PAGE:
Driven to Insanity

After spending hundreds of dollars on a Driver’s Training course and surviving the required 50+ hours driving with parents, my son recently passed his driver’s test and became a card-carrying member of the California Department of Motor Vehicles.

Which for teenagers is the height of awesomeness.

Subsequent to his passing this test, I became a card-carrying member of the Insane Moms Club.

As a public service, I’ve written a guide to keeping yourself busy during this stressful time when it comes up in your life.

You’re welcome.

How to Pass the Time While your Child is Out Driving Alone for the First Time
Is It Happy Hour Yet?

When your newly-licensed child asks to take the car out alone for the first time, smile and say, “Certainly! How fun that will be!” while the contents of your stomach begin a slow ascent towards your throat.

After handing over the keys remind him to drive safely, use his seat belt, and watch the speed limits. Force another smile and wave goodbye while biting the inside of your cheek to stop the tears.

And to stop the scream that’s forming deep in your chest from escaping your mouth.

Stand discretely by the frosted window at the front door, where he can’t see you watch him as he pulls away. Make a mental note to comment on how nicely he backed out of the driveway without hitting anyone or anything.

Say a prayer, clutch your rosary beads, consult the Magic 8 Ball, or whatever else you think may secure his safe return.

Wander aimlessly into his room and sit down on his bed. Wonder where the time went, then wonder why his socks don’t always make it into the hamper. Decide not to spend much time in this particular part of the house.

Decide to take your spice rack alphabetizing to a whole new level and alphabetize the spices in the pantry as well. Distract yourself with a rousing self-discussion on how to alphabetize the different salts properly and whether or not to include Epsom with Kosher, Garlic, and Sea.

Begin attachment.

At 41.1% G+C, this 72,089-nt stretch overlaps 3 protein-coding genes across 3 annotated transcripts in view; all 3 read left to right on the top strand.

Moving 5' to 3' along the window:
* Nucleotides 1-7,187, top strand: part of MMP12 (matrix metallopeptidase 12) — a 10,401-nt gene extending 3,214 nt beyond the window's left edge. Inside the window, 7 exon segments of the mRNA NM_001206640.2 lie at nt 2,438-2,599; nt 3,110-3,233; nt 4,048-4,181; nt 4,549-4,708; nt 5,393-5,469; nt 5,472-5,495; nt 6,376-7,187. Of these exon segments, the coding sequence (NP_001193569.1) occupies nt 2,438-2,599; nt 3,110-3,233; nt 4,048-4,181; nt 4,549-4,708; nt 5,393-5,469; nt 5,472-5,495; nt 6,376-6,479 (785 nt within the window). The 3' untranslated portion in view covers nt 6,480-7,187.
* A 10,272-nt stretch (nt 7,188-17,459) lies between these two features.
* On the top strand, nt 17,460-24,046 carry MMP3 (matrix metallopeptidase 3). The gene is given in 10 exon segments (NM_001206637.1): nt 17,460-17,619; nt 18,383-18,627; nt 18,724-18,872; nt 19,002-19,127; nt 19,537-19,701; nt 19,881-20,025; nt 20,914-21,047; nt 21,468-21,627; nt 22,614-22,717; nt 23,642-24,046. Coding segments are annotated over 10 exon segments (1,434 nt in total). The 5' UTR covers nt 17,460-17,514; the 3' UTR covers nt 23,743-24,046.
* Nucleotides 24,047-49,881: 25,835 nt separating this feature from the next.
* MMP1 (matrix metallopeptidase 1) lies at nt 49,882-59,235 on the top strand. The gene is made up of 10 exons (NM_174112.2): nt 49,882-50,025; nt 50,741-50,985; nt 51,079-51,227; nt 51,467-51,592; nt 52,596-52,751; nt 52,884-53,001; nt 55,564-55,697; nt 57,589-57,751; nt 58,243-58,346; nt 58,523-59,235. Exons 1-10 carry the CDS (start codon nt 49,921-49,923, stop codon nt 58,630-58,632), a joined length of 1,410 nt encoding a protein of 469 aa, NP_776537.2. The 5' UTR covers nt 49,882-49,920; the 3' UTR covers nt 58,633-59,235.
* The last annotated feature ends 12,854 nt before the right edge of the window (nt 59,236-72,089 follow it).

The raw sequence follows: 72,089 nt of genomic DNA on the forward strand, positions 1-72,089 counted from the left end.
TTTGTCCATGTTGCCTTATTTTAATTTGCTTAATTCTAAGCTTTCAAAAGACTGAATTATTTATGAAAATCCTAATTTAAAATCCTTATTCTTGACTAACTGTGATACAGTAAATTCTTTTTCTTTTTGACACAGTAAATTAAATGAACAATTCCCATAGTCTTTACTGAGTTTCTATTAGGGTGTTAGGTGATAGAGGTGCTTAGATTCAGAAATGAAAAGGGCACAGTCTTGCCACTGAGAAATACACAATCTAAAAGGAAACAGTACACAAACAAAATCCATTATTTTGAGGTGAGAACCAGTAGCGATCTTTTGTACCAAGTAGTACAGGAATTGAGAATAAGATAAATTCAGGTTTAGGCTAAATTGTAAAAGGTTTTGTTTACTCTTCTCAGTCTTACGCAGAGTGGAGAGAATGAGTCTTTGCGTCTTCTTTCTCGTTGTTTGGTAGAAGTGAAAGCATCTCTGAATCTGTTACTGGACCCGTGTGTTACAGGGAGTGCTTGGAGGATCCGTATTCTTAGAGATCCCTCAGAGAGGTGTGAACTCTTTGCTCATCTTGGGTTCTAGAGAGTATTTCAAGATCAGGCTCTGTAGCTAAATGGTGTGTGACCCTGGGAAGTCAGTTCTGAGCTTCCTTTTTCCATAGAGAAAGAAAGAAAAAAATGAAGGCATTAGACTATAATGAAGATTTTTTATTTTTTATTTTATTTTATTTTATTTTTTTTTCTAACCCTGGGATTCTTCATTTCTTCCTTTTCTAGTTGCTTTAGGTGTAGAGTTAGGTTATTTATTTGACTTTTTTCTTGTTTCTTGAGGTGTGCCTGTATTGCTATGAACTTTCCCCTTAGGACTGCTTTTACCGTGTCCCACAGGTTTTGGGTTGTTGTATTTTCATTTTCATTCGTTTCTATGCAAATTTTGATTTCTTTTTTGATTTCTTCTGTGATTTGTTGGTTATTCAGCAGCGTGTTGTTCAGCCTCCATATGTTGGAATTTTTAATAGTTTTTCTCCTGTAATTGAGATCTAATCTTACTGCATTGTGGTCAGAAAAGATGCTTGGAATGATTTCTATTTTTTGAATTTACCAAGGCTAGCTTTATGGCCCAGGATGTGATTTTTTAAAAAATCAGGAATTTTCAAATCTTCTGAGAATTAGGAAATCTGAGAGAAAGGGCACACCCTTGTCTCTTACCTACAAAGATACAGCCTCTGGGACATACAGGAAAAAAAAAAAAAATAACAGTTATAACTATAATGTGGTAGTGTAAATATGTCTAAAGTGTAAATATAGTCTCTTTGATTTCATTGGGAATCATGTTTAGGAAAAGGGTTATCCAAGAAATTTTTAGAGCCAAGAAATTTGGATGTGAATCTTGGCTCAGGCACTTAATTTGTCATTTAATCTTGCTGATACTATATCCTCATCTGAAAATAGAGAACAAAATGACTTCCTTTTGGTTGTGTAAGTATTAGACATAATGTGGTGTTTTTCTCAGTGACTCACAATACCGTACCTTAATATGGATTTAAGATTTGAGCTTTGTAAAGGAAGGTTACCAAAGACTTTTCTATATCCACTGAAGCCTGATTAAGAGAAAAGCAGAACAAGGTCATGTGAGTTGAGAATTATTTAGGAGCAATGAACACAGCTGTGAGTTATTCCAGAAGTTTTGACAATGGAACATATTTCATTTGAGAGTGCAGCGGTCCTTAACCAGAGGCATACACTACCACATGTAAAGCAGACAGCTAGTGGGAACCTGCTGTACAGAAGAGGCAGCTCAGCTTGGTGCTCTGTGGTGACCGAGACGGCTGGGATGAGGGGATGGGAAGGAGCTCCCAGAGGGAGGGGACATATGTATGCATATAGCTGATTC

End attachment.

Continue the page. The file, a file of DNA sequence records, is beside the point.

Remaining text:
Distract yourself with odd jobs you never have time for. Like trying to get all those crumbs out of the cracks on the kitchen table. Or trimming small bits of carpet that stick up higher than the others.

Sit at the kitchen table (which happens to face the driveway) and pretend to be busy blogging.

When pretending to blog doesn’t work, turn to Twitter for solace of other moms.

Remember that most Twitter moms you know have little kids and you’ve just given them something else to worry about in advance. Log off Twitter.

Start wondering how long it would take for the police to call you if he’d been in an accident.

Check for a dial tone on the phone to make sure it’s actually working.

Try not to panic when the phone actually rings, and the first thing you hear is, “Hi, this is Steve Anderson with the Cal….” and you’re pretty sure he will say California Highway Patrol. But he doesn’t. (this actually happened: he was calling from the Cal Poly Pomona admissions office. Whew).

Once your heart stops beating 167 beats per minute, check the time again and realize that he’s almost due home. Notice that it’s also getting dark, and mutter something aloud about turning on the headlights at dusk and reciting the vehicle code that mandates that.

Shuffle around the pile of mail on the counter. Sort it at least seven different ways (size? alphabetically? smell?) while continuing to casually look out the front window at the empty driveway.

When the car appears in the driveway and isn’t being pulled by a tow truck, move away from the window and seat yourself on the couch. Grab a book, wipe the sweat from your forehead, and pretend to be relaxing.

When teenager finally comes through the front door, smile and say, “Hi Honey! Did you have fun?” while wondering if it’s too early for a glass of wine.

Repeat as many times as necessary until you get used to the fact that he’s really driving.



I remember a time when we couldn’t wait to hear our little guy talk. Actually talk, say some real words that we might be able to understand. We could have conversations, teach him things, and tell knock-knock jokes. Baby Babble is cute, but we looked forward to a time when he could finally carry on a conversation.

Our days were filled with words only a mother could understand. While the incoherent snippets of speech were cute, when darling little sentences started drooling out of his mouth we thought we were making forward progress. We can communicate with the alien!

Now we are back to babble. We’ve come full circle in 16 years of parenting.

He does actually talk. And although he does speak some pretty mean German, the bulk of what he says at home is supposedly in English.

We just don’t understand it.

One reason is that acronyms have taken over the language of the young, and if you can’t keep up with them you are SOL (I will say this is “so out of luck” for my readers who prefer I have a clean mouth). Throw in a few twists like quotes from movies we’ve never seen and references to books we’ve never read and our dinner conversations seem like a throw-back to baby babble times. With a deeper voice.

Added to this problem is the fact that he is very much into science and is taking three science classes this term. Hubs and I were business majors in college. Even if we had been science majors, I think the whole field has changed since back then. Those science dudes just keep discovering new stuff. Or making it up.